• pderosa

    19 February, 2018 - 7:56 pm

    <p>I got on board this train at MS-DOS 3.2.2, I think. Definitely version three of MS-DOS. 7 was my favorite, but 10 is fine. I don't mind interacting with the UWP \ Metro \ Whatever stuff either. What I mind is the loss of control and what some call advertisements. I feel like Microsoft has contempt for me as a user now.</p>

  • rob_segal

    Premium Member
    19 February, 2018 - 8:18 pm

    <p>It comes down to Windows 7 versus Windows 10 for me and it's hard for me to pick one interface over the other because of the updated features in Windows 10. The ribbon interface in file explorer, improved copy and paste UI, action center, an improving and more intuitive settings app, and the lock screen are important Windows 10 interface elements for me. However, because of fluent design not being fully implemented yet, Windows 7 has a more consistent (and dated) look. </p><p><br></p><p>Windows 8.1 has become a distant memory. I adapted to it. I saw its strengths and it worked for me. Its inconsistency is worse than Windows 10. Microsoft is going in the right direction. I wish more elements in Windows 10 had fluent design right now. RS4 is much better than the Fall's Creator's Update in this regard. A fully-featured UWP File Explorer would be nice. I already replaced Notepad with NextPad. They also need to make the right-click menus consistent, but I know that's easier said than done.</p>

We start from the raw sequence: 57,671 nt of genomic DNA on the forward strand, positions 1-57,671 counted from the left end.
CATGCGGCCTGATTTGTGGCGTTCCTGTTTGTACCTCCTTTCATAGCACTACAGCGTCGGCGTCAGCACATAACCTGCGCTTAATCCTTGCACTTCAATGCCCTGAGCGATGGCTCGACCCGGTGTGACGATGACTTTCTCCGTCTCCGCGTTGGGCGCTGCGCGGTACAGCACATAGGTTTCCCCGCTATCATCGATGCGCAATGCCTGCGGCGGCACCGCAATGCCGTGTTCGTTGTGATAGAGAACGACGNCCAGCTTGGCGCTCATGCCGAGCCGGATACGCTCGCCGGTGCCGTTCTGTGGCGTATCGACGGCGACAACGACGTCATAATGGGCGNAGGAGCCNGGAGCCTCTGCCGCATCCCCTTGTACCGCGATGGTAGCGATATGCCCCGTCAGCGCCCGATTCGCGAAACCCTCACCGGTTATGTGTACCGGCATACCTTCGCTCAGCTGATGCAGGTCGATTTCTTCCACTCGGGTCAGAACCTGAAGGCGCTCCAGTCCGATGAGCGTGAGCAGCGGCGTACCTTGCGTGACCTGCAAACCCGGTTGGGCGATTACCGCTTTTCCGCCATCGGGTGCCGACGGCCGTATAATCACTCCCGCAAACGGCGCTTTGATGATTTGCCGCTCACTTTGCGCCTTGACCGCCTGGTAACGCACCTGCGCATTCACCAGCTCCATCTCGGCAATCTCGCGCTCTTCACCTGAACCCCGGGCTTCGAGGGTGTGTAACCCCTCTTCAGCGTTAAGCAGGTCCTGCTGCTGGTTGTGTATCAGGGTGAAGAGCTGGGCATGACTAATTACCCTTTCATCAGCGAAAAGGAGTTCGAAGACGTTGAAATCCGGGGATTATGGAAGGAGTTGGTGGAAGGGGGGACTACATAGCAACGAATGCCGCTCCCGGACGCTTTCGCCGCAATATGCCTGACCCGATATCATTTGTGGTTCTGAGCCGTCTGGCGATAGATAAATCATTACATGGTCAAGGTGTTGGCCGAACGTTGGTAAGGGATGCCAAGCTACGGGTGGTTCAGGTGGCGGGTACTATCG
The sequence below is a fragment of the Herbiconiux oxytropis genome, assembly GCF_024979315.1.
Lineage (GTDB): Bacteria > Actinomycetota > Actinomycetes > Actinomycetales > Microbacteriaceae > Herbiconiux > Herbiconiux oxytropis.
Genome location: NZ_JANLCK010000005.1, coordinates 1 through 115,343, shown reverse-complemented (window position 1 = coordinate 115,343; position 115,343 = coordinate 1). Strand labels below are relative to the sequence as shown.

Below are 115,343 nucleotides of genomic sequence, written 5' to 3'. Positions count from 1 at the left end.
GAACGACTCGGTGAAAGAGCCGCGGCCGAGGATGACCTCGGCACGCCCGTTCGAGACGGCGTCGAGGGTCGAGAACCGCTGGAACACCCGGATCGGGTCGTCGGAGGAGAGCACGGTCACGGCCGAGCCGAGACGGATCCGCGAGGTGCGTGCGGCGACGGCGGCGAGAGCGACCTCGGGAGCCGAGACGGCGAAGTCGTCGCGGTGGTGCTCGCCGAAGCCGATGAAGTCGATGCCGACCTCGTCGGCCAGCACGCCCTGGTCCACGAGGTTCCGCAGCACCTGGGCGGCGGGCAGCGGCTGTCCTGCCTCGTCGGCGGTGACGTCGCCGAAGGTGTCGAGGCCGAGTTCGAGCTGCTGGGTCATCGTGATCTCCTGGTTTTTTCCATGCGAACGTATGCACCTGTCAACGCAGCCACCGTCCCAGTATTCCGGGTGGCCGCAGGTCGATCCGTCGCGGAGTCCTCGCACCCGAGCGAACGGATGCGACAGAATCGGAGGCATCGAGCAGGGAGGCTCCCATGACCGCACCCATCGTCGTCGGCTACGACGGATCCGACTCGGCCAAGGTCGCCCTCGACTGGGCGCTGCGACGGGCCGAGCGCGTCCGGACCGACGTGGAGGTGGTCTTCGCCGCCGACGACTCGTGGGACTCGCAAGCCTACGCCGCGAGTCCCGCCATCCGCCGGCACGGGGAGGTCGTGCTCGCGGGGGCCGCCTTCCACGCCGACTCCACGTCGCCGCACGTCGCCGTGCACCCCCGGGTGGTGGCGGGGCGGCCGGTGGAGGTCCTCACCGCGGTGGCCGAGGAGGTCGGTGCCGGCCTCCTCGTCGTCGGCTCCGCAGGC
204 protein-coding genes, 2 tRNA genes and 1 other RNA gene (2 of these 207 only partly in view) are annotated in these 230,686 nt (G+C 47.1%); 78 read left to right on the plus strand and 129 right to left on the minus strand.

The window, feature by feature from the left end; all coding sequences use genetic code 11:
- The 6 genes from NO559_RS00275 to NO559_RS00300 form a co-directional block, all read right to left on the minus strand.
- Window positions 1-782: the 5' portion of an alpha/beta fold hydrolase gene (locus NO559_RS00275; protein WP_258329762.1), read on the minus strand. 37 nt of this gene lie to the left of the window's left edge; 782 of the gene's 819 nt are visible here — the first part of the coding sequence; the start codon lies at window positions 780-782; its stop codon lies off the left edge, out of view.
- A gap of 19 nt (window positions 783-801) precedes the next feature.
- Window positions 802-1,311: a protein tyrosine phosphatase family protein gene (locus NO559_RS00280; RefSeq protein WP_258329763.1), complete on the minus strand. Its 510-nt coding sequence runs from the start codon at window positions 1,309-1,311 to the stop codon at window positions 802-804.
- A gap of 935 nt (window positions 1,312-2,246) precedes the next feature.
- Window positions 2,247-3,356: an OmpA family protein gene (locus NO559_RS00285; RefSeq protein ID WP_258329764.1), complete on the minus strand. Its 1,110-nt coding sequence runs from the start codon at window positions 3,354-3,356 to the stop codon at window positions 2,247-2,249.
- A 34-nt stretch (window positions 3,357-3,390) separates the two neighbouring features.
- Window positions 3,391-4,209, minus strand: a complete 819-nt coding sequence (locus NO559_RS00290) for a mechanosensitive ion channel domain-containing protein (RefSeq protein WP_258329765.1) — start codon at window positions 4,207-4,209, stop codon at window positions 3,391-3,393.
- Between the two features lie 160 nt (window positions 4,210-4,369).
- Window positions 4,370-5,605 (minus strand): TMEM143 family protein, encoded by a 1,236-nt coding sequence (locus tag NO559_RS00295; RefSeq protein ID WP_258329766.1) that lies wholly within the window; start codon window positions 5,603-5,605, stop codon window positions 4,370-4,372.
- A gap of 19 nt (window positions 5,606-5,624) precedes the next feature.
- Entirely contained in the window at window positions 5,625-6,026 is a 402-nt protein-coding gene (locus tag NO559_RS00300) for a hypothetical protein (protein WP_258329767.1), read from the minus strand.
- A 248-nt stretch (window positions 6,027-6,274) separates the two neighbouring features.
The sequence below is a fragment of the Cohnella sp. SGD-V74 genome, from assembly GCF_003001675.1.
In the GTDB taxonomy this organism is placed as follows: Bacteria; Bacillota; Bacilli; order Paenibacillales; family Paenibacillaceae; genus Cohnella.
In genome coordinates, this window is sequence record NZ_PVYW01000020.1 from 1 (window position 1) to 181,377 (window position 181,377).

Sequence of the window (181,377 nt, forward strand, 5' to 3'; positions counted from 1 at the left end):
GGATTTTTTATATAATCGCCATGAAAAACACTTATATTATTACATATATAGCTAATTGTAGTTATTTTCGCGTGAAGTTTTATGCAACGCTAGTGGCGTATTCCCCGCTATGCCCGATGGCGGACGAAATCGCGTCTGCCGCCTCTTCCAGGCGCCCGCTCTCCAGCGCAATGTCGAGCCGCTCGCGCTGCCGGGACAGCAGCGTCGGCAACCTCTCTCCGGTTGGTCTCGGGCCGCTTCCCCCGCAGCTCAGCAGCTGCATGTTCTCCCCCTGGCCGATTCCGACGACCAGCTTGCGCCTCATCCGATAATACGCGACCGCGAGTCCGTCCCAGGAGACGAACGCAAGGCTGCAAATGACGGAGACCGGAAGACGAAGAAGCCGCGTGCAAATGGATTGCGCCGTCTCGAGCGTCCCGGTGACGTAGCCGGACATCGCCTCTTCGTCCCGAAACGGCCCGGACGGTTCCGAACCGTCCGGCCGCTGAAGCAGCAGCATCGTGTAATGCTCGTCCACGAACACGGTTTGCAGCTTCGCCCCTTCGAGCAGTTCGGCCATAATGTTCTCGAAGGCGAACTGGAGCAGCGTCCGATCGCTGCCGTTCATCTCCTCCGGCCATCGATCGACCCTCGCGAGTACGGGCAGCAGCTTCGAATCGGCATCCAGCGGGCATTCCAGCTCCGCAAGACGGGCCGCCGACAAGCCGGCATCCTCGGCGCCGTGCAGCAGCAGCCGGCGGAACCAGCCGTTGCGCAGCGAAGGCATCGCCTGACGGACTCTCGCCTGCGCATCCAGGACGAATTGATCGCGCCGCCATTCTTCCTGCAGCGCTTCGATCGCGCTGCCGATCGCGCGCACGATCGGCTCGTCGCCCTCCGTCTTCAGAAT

• WP7Mango

    Premium Member
    20 February, 2018 - 3:59 am

    <p>Windows 10 is my favourite version from a GUI perspective, and it keeps on improving. It's the version I love using the most, and I've used all of them since Windows 2.0</p>

  • Jules Wombat

    20 February, 2018 - 8:24 am

    <p>Umm yeah what was it called now – Windows 10 I think.</p><p>I quite Liked Windows 95 when it canme out obviously, and Windows 2000, followed by Windows 7 being fairly nice. </p>

  • RobotRaccoon

    Premium Member
    20 February, 2018 - 8:40 am

    <p>Windows 10 … ?</p>

  • George Rae

    20 February, 2018 - 12:26 pm

    <p>What was the Windows version that first used the aquarium screensaver and had that cougar picture? That was my first wow moment. Drawing a blank about which release that was. Now i’ve Come back to W10 from MAC and am enjoying the switch. Windows 8 blew me out to Mac, as it did many apparently.</p>

  • disco_larry

    20 February, 2018 - 1:51 pm

    <p>I can't say I've really 'loved' any of them. But there are ones I definitely loathed — XP with the Luna(?) interface, Vista's Explorer was truly awful, and of course the abomination that was 8/8.1. Windows 8.x is interesting in that I thought, "Well, if MS is going in this direction, it's time to finally go Mac." I bought an iMac and got a MacBook Pro for my next work PC solely because I didn't like the direction MS was going. In talking to coworkers, I've found a couple who also went Mac because of Windows 8. I do believe it was the single best thing a competitor could have done for Apple.</p><p><br></p><p>I'm fine with Win10, though I have used Start10 with it from day one. I don't care for the default Start Menu.</p>

    • jimchamplin

      Premium Member
      21 February, 2018 - 9:16 pm

      <blockquote><a href="#247226"><em>In reply to disco_larry:</em></a></blockquote><p>8 was fine. I miss the edge gestures. </p>

  • wshwe

    20 February, 2018 - 10:40 pm